Hugh then joined the Grosvenor Estate’s graduate program, working in each segment of his family’s holdings, which also includes rural estates in the U.K. and Spain. Today, as Duke, Hugh is a trustee of the Grosvenor Estate. Grosvenor Group’s CEO Mark Preston has ultimate responsibility though for the fortune of Britain’s richest landlord.

At the heart of it all is Grosvenor Square, a leafy public space in London bordered by embassies, celebrity-chef restaurants and hotel suites costing more than $5,000 a night. This month, silk roses dot the square, adding a festive touch to the center of Mayfair.

That attention to detail hasn’t gone unnoticed by local residents.

Grosvenor Estate “looks after and upgrades the public realm,” said Camilla Dell, founder of Black Brick Property Solutions, which buys real estate on behalf of the wealthy. “Pedestrian streets are widened, and they’ve been very conscious the shops are quality and different from one another.”

But these improvements have helped push up prices so much that the areas are now synonymous with the international elite. One four-bedroom apartment in Grosvenor Square is on the market for 17 million pounds, and a nearby terraced house is offered at 65 million pounds.

Home prices in this region are the highest in London. The same areas also have the city’s starkest income inequality, according to anti-poverty group Trust for London.

The Grosvenor Estate’s philanthropic arm aims to tackle some of the harshest effects of inequality across its holdings by supporting charities that target homelessness. It also provides office space in London for non-profits, including the Childhood Trust, which focuses on poverty.

But tensions are building, especially where Grosvenor Group interacts with the less affluent.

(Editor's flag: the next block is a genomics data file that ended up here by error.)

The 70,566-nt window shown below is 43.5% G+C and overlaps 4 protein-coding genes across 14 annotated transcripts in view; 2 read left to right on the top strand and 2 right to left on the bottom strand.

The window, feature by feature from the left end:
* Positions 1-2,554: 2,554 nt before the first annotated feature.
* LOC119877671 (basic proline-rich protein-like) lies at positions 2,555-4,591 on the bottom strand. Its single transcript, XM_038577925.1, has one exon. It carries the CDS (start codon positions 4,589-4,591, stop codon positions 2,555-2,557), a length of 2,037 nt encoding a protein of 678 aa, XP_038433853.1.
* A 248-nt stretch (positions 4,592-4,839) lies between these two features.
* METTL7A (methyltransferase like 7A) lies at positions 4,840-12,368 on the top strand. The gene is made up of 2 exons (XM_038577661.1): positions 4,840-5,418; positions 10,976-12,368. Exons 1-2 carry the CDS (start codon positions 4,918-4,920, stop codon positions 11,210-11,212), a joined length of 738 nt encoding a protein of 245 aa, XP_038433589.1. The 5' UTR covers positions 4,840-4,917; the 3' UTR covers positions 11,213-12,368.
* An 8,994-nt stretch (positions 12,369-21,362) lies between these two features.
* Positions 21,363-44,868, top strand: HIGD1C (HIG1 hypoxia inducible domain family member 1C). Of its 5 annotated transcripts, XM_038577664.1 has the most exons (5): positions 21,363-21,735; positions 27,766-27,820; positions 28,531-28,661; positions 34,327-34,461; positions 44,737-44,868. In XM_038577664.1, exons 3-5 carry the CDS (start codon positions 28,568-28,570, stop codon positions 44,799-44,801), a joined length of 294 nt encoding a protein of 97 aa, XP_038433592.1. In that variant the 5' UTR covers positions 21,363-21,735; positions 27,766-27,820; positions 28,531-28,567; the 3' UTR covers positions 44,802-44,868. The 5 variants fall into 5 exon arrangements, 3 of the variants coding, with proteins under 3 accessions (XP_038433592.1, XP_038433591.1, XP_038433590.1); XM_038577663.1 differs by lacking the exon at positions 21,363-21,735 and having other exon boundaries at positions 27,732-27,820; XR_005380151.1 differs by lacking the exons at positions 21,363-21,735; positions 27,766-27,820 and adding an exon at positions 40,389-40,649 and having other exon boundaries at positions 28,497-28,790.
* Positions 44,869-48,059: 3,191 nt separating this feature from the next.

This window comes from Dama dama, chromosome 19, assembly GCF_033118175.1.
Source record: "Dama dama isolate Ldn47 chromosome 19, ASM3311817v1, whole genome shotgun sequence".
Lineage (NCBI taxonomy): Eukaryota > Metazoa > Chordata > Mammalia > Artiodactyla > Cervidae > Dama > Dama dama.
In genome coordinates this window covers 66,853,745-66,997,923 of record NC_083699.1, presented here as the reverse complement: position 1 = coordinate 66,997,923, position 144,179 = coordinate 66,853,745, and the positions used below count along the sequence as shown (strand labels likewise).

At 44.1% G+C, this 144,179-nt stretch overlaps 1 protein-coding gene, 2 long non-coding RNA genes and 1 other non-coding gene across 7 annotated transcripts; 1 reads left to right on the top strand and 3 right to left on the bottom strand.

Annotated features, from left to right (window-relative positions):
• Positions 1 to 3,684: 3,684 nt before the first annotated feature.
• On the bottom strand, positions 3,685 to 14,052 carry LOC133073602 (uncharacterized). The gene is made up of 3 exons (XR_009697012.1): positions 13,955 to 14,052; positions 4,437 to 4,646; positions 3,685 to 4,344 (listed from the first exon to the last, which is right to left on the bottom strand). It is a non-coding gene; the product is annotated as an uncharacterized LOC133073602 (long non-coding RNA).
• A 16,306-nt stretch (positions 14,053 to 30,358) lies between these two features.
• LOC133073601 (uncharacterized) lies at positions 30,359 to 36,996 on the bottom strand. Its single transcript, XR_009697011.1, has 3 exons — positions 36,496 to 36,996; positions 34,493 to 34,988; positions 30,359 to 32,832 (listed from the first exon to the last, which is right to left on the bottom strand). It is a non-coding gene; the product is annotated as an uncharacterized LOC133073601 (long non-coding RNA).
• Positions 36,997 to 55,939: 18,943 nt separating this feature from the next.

A few blocks from Sloane Square, Belgravia, one of London’s exclusive areas, Grosvenor Group wants to demolish high-rise apartment blocks to build a residential complex with new shops, restaurants and double the existing affordable homes.

Tenants housed by the local council in one tower set for demolition are furious at the prospect of being uprooted when the building’s lease expires in 2023. Supported by local Labour politicians, the residents have campaigned against the plans and more than 200,000 people have signed a petition supporting their cause.

It was a similar story when Grosvenor Group last year proposed building about 1,300 units in Bermondsey, southeast London, aimed at workers without the means to buy a home and too much income to qualify for social housing. The area’s Labour-run council rejected the plans in February, criticizing Grosvenor Group for being “off the mark” in numbers of affordable homes.

The firm has filed a fresh application to London’s governing body, which has the power to overrule local authorities and is expected to hold a public hearing on the matter by the end of the year.

But even if these latest plans go through, the spotlight will remain on the Duke of Westminster and his empire.

“With these huge fortunes, power has become extraordinary concentrated in the U.K. and goes virtually unchallenged,” said John Christensen, chair of Tax Justice Network, an advocacy group that pushes for financial transparency. “That has created a country of two parts with a tiny, very wealthy and powerful elite and the rest who are struggling and by and large all the tax provisions are geared to taxing those who are not elite. It’s a massive distortion.”

--With assistance from Jack Sidders.